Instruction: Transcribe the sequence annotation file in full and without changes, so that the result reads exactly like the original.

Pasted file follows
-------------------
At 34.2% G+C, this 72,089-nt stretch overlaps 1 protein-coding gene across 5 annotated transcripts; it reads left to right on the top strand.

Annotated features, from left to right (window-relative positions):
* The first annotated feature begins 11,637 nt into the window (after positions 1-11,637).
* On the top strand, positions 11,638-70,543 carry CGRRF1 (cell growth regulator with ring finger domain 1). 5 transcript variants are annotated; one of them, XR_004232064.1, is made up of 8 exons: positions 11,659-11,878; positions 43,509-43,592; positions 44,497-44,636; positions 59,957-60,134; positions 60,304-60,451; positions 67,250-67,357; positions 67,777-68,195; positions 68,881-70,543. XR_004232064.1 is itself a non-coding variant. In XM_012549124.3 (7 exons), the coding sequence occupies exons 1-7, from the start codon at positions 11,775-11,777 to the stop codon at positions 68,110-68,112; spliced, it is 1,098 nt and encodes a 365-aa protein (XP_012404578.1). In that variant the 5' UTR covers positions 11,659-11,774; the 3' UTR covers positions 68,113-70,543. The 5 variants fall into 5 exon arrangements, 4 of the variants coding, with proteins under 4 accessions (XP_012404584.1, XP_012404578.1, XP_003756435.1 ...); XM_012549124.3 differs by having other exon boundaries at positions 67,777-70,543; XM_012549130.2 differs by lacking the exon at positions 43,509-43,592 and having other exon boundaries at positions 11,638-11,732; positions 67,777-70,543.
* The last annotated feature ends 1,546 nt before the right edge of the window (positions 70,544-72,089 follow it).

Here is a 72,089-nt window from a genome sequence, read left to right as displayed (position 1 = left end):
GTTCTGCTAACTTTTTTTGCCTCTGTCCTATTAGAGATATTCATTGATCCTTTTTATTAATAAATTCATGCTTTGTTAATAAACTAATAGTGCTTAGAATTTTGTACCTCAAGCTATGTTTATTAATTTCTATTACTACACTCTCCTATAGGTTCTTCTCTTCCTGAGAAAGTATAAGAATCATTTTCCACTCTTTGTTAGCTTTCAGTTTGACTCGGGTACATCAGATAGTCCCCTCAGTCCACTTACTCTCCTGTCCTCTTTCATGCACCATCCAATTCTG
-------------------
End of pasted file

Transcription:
At 34.2% G+C, this 72,089-nt stretch overlaps 1 protein-coding gene across 5 annotated transcripts; it reads left to right on the top strand.

Annotated features, from left to right (window-relative positions):
* The first annotated feature begins 11,637 nt into the window (after positions 1-11,637).
* On the top strand, positions 11,638-70,543 carry CGRRF1 (cell growth regulator with ring finger domain 1). 5 transcript variants are annotated; one of them, XR_004232064.1, is made up of 8 exons: positions 11,659-11,878; positions 43,509-43,592; positions 44,497-44,636; positions 59,957-60,134; positions 60,304-60,451; positions 67,250-67,357; positions 67,777-68,195; positions 68,881-70,543. XR_004232064.1 is itself a non-coding variant. In XM_012549124.3 (7 exons), the coding sequence occupies exons 1-7, from the start codon at positions 11,775-11,777 to the stop codon at positions 68,110-68,112; spliced, it is 1,098 nt and encodes a 365-aa protein (XP_012404578.1). In that variant the 5' UTR covers positions 11,659-11,774; the 3' UTR covers positions 68,113-70,543. The 5 variants fall into 5 exon arrangements, 4 of the variants coding, with proteins under 4 accessions (XP_012404584.1, XP_012404578.1, XP_003756435.1 ...); XM_012549124.3 differs by having other exon boundaries at positions 67,777-70,543; XM_012549130.2 differs by lacking the exon at positions 43,509-43,592 and having other exon boundaries at positions 11,638-11,732; positions 67,777-70,543.
* The last annotated feature ends 1,546 nt before the right edge of the window (positions 70,544-72,089 follow it).

Here is a 72,089-nt window from a genome sequence, read left to right as displayed (position 1 = left end):
GTTCTGCTAACTTTTTTTGCCTCTGTCCTATTAGAGATATTCATTGATCCTTTTTATTAATAAATTCATGCTTTGTTAATAAACTAATAGTGCTTAGAATTTTGTACCTCAAGCTATGTTTATTAATTTCTATTACTACACTCTCCTATAGGTTCTTCTCTTCCTGAGAAAGTATAAGAATCATTTTCCACTCTTTGTTAGCTTTCAGTTTGACTCGGGTACATCAGATAGTCCCCTCAGTCCACTTACTCTCCTGTCCTCTTTCATGCACCATCCAATTCTG